Shazam! Fury of the Gods is a fun and wholesome adventure for the whole family
★★★★ | A good DC movie! It's a Christmas miracle.
It's an undervalued skill knowing what kind of film you're making.
Today, most blockbusters try to be a bit of everything. As a result, they often feel glib and pointlessly snarky. Like they're ashamed of what they are.
Shazam!, released in 2019 amidst DCs "I'm darker and edgier than you" phase, was not that.
Instead, it was a heartfelt and surprisingly fun romp that worked because it knew what it was - and who it was for. Four years later, Shazam! Fury of the Gods pulls off the same trick, which is no small feat.
Some months after the first film, Billy Batson, Shazam, suffers from imposter syndrome. His family now shares superpowers, but life is pushing them apart. People grow older, college beckons, and change is around the corner. But Billy doesn't want any of that. He wants to go on adventures with his siblings, fight wizards, and live without the burdens society expects us to carry.
As if on cue, The Daughters of Atlas descend upon the realm. They steal a staff that holds power to bring about the end of our world - and a new beginning for theirs. Unprepared for what's to come, Billy must come to terms with his place in the family, his powers, and the knowledge that sometimes the hardest choices are made alone.
Those sound like heavy topics for what is ostensibly a film for the whole family. But luckily, Shazam! doesn't bog itself down at any point. It understands what story it's telling, but also who its audience is. In an early scene, one of the characters prominently wears a Goonies shirt, and it's a telling nod to the kind of movie that director David F. Sandberg aims at.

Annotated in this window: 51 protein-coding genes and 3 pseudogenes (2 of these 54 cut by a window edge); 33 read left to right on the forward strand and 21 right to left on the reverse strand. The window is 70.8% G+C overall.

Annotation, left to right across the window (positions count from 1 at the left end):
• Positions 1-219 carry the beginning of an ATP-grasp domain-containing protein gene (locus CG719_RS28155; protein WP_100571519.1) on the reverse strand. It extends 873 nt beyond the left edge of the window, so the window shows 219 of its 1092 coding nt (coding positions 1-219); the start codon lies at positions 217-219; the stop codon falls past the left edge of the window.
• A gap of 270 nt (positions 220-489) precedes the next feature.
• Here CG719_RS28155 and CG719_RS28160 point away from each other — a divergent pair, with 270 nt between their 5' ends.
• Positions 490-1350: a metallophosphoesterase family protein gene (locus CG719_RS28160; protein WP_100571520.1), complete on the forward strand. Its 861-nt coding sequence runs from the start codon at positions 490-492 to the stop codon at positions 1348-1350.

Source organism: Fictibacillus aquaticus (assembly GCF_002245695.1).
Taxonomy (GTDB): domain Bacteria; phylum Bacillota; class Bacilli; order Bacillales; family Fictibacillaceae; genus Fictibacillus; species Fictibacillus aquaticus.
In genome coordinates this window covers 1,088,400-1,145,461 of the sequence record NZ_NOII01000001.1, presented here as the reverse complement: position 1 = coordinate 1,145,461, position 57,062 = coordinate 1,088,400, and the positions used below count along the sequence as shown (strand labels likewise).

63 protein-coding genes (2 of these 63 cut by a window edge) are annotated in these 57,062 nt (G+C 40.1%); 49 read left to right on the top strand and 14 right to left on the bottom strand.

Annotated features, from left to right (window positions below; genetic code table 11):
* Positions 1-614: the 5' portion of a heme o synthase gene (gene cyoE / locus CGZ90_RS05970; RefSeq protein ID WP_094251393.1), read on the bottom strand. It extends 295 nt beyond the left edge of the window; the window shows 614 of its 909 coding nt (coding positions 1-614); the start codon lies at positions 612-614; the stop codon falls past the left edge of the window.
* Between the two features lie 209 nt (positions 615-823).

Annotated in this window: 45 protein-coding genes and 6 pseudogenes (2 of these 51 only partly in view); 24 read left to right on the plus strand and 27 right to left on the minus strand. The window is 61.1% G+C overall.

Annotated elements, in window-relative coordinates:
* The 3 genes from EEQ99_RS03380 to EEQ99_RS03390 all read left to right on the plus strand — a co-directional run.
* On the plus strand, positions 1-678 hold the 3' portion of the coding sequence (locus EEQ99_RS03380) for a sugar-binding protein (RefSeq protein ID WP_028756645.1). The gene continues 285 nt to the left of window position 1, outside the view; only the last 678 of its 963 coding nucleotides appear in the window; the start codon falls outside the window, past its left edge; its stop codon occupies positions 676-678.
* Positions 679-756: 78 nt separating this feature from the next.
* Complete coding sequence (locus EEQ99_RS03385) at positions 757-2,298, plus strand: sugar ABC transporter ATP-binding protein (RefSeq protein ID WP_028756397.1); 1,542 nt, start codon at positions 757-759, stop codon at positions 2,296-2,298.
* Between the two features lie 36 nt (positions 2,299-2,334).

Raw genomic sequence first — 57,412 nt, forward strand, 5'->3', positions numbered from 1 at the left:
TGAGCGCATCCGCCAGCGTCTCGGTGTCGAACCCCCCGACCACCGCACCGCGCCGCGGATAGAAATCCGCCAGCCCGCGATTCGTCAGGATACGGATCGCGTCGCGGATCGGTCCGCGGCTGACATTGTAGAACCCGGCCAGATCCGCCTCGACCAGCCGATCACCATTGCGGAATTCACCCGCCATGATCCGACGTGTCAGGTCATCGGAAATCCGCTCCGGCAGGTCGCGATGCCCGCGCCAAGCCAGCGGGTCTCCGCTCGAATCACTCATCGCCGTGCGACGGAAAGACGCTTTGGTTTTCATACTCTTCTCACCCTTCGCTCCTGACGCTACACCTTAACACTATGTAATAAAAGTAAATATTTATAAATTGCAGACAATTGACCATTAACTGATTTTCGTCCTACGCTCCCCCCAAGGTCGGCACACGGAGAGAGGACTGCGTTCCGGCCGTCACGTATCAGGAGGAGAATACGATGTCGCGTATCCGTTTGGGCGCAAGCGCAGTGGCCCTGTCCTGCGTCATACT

Naturally, the best bits are between the siblings. Shazam! is never more alive than it is when the talented cast gets to do their thing. In these scenes, it has the energy and freewheeling fun of any old Amblin film.
But since it's a comic book movie, there has to be a lot of effects work, and action, especially towards the end. These bits are less joyful and more contractual. They're expected because everyone else does them, too. A couple of gags sneak their way in nonetheless. They're easily the high points in the cacophonous final act.
It's a shame that the finale is so by-the-numbers, as the first half is quite a ways better than anything DC has put out since the Christopher Nolan years. The cast unilaterally feels like they're enjoying themselves, and the film strikes a perfect balance between danger and comedy. Just as you think it's getting too scary for younger viewers, it throws a curveball of wholesomeness.
Then there are Helen Mirren and Lucy Liu, both of whom have a ball as the villainous daughters of Atlas. Mirren gets to ham it up with some delightfully cheesy Shakespeare-in-the-park dialog, while Liu is a blast to see on the big screen once again. She is as magnetic as ever.
Is Shazam! a great film? No, it is not. It's still very much a comic book movie, and that comes with baggage that weighs down even the best of them. There's a Deus Ex oh-right-we-have-these-characters-in-the-roster moment that's so clunky, it nearly sinks any goodwill towards the end.
But it is fun, breezy, and so charming that, for the most part, you don't care. And it knows it, too. Sometimes that's enough.